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  1. #1
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    Printrbot Introduces the Printrbelt

    The conveyor belt 3D printer idea seems to be catching on lately. Printrbot and Polar3D have teamed up to develop a new 3D printer called the Printrbelt, and although it's compact, its build size is extensive.The Printrbelt features a conveyor belt as a build platform, enabling a build area of 6" x 6" by "Infinite Z," as Printrbot calls it. The 3D printer's dimensions are small, at 16" x 24" x 16" and only 19 lbs, but the conveyor belt allows for the printing of objects of any length - and any number. Once a part has finished printing, it simply drops off the end of the belt, making room for the next object, so that the user can print continuously. Learn more at 3DPrint.com: http://3dprint.com/179736/printrbot-polar3d-printrbelt/


  2. #2
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    I remember seeing Bill Steele's prototype of this at Rapid 2016. it really makes sense for him to team up with Printrbot to bring it to market, as the form factor doesn't really match with the rest of Polar3D's line, but fits right in with Printrbot's style.

  3. #3
    Super Moderator curious aardvark's Avatar
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    Neat bit of kit - but infinite x not z. Z is height.
    Still trying to figure out how that canted extruder can print 6 inches straight up.

    Cool idea.

  4. #4
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    With the tilted extruder, and the parts going away from it while being printed, the "infinite z" makes since.

  5. #5
    Super Moderator curious aardvark's Avatar
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    nah, still length not height.

  6. #6
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    Quote Originally Posted by curious aardvark View Post
    Neat bit of kit - but infinite x not z. Z is height.
    Still trying to figure out how that canted extruder can print 6 inches straight up.
    Z-axis in relation to the direction of the layers. It has a limited envelope in which it can print any given layer, but an unlimited number of layers it can print.
    As for the overhang issue, overhangs on the leading edge of the print need supports going diagonally down to the plate. Supports in general would be going in the direction parallel to the nozzle, not perpendicular to the belt.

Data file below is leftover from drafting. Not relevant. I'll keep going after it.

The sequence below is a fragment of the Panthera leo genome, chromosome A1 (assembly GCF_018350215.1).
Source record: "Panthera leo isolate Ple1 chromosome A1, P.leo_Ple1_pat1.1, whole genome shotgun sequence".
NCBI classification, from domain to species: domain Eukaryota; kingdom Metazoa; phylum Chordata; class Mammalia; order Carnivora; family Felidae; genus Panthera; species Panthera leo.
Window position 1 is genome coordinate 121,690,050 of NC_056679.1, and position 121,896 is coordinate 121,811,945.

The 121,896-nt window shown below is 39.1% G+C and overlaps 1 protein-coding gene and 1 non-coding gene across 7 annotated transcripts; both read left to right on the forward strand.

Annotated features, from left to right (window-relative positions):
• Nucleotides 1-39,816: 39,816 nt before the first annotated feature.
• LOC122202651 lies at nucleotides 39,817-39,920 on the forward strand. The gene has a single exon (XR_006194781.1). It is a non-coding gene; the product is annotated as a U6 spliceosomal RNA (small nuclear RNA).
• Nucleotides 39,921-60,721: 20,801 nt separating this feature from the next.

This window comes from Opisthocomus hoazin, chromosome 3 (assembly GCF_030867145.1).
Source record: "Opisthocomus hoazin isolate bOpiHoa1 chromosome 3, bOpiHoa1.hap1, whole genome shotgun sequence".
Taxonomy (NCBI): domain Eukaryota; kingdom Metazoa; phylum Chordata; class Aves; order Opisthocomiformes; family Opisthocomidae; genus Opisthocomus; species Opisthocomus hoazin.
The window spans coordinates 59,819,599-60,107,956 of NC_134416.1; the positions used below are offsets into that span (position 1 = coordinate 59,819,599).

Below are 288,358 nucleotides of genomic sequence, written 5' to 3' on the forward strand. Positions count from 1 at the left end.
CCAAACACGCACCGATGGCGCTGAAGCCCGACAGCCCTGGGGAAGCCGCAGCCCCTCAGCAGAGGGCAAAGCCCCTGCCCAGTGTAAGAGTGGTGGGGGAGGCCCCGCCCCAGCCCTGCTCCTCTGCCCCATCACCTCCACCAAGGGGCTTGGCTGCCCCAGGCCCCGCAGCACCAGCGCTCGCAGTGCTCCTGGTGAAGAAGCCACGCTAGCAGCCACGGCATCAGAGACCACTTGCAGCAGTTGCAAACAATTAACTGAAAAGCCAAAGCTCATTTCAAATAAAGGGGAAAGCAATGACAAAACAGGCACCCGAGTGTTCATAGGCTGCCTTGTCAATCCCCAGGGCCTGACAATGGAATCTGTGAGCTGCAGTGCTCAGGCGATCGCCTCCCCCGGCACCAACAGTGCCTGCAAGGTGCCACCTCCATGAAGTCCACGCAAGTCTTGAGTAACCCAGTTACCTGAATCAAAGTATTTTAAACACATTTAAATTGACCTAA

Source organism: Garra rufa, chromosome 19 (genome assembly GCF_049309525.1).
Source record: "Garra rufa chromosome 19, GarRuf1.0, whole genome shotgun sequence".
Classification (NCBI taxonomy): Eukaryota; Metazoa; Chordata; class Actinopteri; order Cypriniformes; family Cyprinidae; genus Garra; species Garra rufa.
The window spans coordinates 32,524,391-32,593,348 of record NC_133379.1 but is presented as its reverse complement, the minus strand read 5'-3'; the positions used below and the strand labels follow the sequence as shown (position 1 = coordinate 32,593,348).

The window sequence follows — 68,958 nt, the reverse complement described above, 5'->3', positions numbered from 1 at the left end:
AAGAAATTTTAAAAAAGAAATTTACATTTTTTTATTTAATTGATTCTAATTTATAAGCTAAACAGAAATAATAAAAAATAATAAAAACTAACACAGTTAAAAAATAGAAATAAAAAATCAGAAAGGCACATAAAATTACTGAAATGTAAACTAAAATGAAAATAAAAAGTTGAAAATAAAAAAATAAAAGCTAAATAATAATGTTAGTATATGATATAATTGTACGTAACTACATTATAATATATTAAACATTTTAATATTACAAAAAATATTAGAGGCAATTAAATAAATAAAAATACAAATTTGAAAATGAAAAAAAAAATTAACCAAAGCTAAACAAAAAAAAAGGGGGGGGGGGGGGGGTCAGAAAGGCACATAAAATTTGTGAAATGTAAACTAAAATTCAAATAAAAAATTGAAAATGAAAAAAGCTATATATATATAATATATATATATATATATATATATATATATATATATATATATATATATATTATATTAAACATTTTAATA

The website for the Blackbelt gives a clear explanation for it here, and they show off some counter-intuitive overhang tricks it can do.

    Edit: added link
    Last edited by Feign; 07-06-2017 at 02:29 PM.

  7. #7
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    Quote Originally Posted by curious aardvark View Post
    nah, still length not height.
    Only as a result of your perspective. Height isn't strictly in relation to the orientation of gravity, and if you are that upset about it, turn the printer 90 degrees

    Compared to the orientation of the layers, this is in fact the Z axis, and if the software refers to it as Z, it's hard to argue.

  8. #8
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    I think that the layers are printed at about 45 degrees from horizontal. If you're printing mechanical parts like gears, they may not be as strong as parts printed on regular 3D printers.

  9. #9
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    Jeff has a point, controlling the layer orientation of a part on this would probably require a raft tilted off the belt to be parallel to the gantry. That would end up being a very thick raft in most cases.
    If I remember correctly, Steele's prototype (and from the looks of it, the Printrbelt also) have the gantry at a fixed 30o angle from the belt.

  10. #10
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    Quote Originally Posted by Feign View Post
    Jeff has a point, controlling the layer orientation of a part on this would probably require a raft tilted off the belt to be parallel to the gantry. That would end up being a very thick raft in most cases.
    If I remember correctly, Steele's prototype (and from the looks of it, the Printrbelt also) have the gantry at a fixed 30o angle from the belt.
    Yes, but we already deal with that. If we want specific orientation we have to deal with a ton of supports in many cases.

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